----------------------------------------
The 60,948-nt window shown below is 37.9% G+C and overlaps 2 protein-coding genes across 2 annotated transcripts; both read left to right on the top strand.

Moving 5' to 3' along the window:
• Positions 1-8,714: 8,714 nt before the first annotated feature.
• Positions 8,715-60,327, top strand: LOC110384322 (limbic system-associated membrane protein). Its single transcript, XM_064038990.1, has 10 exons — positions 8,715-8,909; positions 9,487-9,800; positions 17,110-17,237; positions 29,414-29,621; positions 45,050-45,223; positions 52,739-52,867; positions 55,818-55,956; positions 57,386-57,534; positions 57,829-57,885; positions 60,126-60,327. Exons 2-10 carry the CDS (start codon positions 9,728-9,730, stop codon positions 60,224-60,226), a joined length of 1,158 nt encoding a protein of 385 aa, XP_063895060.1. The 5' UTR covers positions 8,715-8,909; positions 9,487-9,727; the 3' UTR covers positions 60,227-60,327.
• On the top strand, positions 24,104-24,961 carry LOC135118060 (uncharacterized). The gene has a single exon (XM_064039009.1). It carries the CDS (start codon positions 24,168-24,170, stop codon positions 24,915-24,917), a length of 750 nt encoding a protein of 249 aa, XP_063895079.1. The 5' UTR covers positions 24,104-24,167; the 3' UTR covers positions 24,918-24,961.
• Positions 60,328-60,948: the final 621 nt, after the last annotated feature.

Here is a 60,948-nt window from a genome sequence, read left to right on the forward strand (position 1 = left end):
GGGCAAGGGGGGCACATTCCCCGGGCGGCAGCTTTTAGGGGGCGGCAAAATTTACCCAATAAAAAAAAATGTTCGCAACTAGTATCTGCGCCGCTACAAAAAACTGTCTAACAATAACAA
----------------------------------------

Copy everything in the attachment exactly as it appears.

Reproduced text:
The 60,948-nt window shown below is 37.9% G+C and overlaps 2 protein-coding genes across 2 annotated transcripts; both read left to right on the top strand.

Moving 5' to 3' along the window:
• Positions 1-8,714: 8,714 nt before the first annotated feature.
• Positions 8,715-60,327, top strand: LOC110384322 (limbic system-associated membrane protein). Its single transcript, XM_064038990.1, has 10 exons — positions 8,715-8,909; positions 9,487-9,800; positions 17,110-17,237; positions 29,414-29,621; positions 45,050-45,223; positions 52,739-52,867; positions 55,818-55,956; positions 57,386-57,534; positions 57,829-57,885; positions 60,126-60,327. Exons 2-10 carry the CDS (start codon positions 9,728-9,730, stop codon positions 60,224-60,226), a joined length of 1,158 nt encoding a protein of 385 aa, XP_063895060.1. The 5' UTR covers positions 8,715-8,909; positions 9,487-9,727; the 3' UTR covers positions 60,227-60,327.
• On the top strand, positions 24,104-24,961 carry LOC135118060 (uncharacterized). The gene has a single exon (XM_064039009.1). It carries the CDS (start codon positions 24,168-24,170, stop codon positions 24,915-24,917), a length of 750 nt encoding a protein of 249 aa, XP_063895079.1. The 5' UTR covers positions 24,104-24,167; the 3' UTR covers positions 24,918-24,961.
• Positions 60,328-60,948: the final 621 nt, after the last annotated feature.

Here is a 60,948-nt window from a genome sequence, read left to right on the forward strand (position 1 = left end):
GGGCAAGGGGGGCACATTCCCCGGGCGGCAGCTTTTAGGGGGCGGCAAAATTTACCCAATAAAAAAAAATGTTCGCAACTAGTATCTGCGCCGCTACAAAAAACTGTCTAACAATAACAA